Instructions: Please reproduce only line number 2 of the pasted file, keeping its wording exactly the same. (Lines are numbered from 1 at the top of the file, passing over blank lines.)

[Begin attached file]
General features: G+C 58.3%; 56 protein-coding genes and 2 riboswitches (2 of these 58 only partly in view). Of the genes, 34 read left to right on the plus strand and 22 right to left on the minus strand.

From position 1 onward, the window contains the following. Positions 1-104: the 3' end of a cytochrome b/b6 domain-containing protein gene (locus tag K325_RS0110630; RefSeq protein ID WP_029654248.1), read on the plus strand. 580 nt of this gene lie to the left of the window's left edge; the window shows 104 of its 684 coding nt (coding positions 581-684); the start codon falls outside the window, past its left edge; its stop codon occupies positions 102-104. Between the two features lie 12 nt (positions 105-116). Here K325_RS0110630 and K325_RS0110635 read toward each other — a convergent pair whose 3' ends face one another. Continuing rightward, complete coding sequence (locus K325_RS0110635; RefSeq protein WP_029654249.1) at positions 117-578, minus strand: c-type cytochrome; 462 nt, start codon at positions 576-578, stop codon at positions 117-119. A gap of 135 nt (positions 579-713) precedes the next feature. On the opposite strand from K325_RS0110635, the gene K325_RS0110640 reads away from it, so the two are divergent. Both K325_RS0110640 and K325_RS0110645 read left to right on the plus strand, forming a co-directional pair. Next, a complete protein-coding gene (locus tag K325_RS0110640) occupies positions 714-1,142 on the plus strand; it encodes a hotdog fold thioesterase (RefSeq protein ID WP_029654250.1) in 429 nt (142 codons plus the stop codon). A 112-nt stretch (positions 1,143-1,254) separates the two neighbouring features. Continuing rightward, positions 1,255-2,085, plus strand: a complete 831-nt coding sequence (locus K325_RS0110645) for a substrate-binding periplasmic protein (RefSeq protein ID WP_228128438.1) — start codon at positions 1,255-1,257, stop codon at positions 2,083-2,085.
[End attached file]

From position 1 onward, the window contains the following. Positions 1-104: the 3' end of a cytochrome b/b6 domain-containing protein gene (locus tag K325_RS0110630; RefSeq protein ID WP_029654248.1), read on the plus strand. 580 nt of this gene lie to the left of the window's left edge; the window shows 104 of its 684 coding nt (coding positions 581-684); the start codon falls outside the window, past its left edge; its stop codon occupies positions 102-104. Between the two features lie 12 nt (positions 105-116). Here K325_RS0110630 and K325_RS0110635 read toward each other — a convergent pair whose 3' ends face one another. Continuing rightward, complete coding sequence (locus K325_RS0110635; RefSeq protein WP_029654249.1) at positions 117-578, minus strand: c-type cytochrome; 462 nt, start codon at positions 576-578, stop codon at positions 117-119. A gap of 135 nt (positions 579-713) precedes the next feature. On the opposite strand from K325_RS0110635, the gene K325_RS0110640 reads away from it, so the two are divergent. Both K325_RS0110640 and K325_RS0110645 read left to right on the plus strand, forming a co-directional pair. Next, a complete protein-coding gene (locus tag K325_RS0110640) occupies positions 714-1,142 on the plus strand; it encodes a hotdog fold thioesterase (RefSeq protein ID WP_029654250.1) in 429 nt (142 codons plus the stop codon). A 112-nt stretch (positions 1,143-1,254) separates the two neighbouring features. Continuing rightward, positions 1,255-2,085, plus strand: a complete 831-nt coding sequence (locus K325_RS0110645) for a substrate-binding periplasmic protein (RefSeq protein ID WP_228128438.1) — start codon at positions 1,255-1,257, stop codon at positions 2,083-2,085.